Herbert Schiller’s chapter “Data Deprivation,” from his 1996 work Information Inequalities, focuses on the great shift in power and control from state to private actors, resulting in a massive consolidation of power in the corporate sector, particularly over the control and dissemination of communication and information (43). Almost 15 years old, this essay draws out the peculiar of this new power structure and highlights the disturbing characteristics of that shift, including the crystallization of the already-underway processes (in the United States and, by extension, abroad, wherever the transnational influence of these companies reaches) such media conglomeration (44), leaving important informational functions, vital to a vibrant democracy, in the hands of a relatively elite few with considerable agendas of their own.
The results of the shift from state to private hands has immense and critically important ramifications, Schiller convincingly argues. One major arena of this transformation occurs in the context of an increase in the technologically-facilitated disappearance of some information (such as the case of that at the federal level in the context of changing administrations) (48), and the lack of transparency and accountability under new privatized paradigms where private corporations stand in for the government/state. Using techniques such as privatization, contracting and deregulation, corporate contractors have taken on the process of creating, managing, storing and disseminating (or hiding, in some cases) vast amounts of information. Indeed, the recent “Top Secret America” report in the Washington Post reveals that there are now over 2000 private firms engaged in data analysis for the purposes of national security alone, with little, if any, public redress available to learn more or understand what these firms do.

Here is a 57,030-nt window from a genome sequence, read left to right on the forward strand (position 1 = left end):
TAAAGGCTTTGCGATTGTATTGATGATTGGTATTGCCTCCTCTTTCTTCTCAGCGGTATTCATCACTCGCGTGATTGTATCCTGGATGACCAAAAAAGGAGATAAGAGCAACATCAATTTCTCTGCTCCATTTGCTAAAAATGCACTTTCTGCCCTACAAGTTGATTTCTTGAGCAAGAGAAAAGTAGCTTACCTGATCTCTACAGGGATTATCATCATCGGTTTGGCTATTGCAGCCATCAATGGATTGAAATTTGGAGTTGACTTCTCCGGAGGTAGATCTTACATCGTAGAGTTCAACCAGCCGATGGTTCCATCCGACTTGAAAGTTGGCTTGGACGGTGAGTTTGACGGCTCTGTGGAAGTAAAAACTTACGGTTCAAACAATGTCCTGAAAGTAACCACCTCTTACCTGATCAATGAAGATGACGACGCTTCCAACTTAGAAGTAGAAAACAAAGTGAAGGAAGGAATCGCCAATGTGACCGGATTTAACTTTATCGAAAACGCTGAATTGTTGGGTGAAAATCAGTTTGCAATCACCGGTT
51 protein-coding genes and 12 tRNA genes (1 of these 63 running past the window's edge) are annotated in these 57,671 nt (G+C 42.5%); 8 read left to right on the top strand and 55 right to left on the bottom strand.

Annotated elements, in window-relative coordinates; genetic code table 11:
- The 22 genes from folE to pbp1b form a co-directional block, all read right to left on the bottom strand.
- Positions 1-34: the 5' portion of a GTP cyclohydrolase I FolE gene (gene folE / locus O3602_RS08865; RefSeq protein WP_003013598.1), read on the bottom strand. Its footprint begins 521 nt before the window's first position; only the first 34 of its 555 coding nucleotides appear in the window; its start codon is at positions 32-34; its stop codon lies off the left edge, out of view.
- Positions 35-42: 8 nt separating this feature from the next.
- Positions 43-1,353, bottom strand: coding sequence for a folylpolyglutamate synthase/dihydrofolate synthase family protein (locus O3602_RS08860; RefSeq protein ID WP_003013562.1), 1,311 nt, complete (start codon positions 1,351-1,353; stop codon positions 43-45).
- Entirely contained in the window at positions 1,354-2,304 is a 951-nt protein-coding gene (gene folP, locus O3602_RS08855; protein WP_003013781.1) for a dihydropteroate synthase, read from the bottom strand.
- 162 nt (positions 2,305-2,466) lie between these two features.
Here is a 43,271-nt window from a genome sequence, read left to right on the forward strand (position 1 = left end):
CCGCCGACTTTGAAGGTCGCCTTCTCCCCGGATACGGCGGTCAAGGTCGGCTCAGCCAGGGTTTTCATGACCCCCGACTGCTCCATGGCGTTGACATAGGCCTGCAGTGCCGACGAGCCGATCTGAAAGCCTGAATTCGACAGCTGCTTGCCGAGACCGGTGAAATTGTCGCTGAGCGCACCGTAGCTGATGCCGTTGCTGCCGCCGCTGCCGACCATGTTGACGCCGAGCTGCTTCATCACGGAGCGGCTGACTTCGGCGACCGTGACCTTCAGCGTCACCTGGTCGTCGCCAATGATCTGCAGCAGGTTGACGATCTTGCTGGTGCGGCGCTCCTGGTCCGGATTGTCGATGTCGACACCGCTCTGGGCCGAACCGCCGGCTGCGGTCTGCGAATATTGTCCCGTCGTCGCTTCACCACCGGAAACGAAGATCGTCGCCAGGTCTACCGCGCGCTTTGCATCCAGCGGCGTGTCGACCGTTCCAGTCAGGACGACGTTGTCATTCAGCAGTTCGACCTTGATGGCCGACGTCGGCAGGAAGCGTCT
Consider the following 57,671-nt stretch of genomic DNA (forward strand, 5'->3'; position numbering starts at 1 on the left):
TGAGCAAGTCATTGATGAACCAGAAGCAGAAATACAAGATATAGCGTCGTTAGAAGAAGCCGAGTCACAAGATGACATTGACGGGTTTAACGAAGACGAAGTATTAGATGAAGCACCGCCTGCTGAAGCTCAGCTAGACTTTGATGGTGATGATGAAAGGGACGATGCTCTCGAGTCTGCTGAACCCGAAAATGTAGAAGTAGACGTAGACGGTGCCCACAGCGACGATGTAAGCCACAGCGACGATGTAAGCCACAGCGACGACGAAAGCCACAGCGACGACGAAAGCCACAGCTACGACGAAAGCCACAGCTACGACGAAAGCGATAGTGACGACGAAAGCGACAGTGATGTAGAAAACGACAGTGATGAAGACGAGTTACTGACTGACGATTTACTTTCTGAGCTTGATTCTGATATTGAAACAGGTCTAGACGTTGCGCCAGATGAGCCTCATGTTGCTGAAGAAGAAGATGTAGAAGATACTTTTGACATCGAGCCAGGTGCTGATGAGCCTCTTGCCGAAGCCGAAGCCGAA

Meanwhile, as the government cedes control over the production and dissemination of material to corporations that treat it as commodity (46) and then are under no obligation to engage in transparency, the corporations themselves have seen a major rise in their own profile, to the point that, as Schiller describes, “corporate speech has become a dominant discourse, nationally and internationally…”, forcing individual speech aside or drowning it out completely (45). This trend has recently reached its apex, resulting in a Supreme Court ruling that has now codified the “right” of a corporation to “speak” politically (and monetarily) at a scale no individual citizen could ever reasonably hope to attain (c.f. the Citizens United case of 2010).
Schiller’s view of the near future he did not live to see may, at first blush, seem unusually prescient. Yet his clairvoyance stems simply from his engaging in tracing the logical conclusion of the tendencies he identified, in the mid-90s and much earlier, of consolidation, conglomeration, and shifting control across the military-academic-indusrial complex. Many of these tendencies have yet to fully play out and continue on today, particularly in the context of the Internet.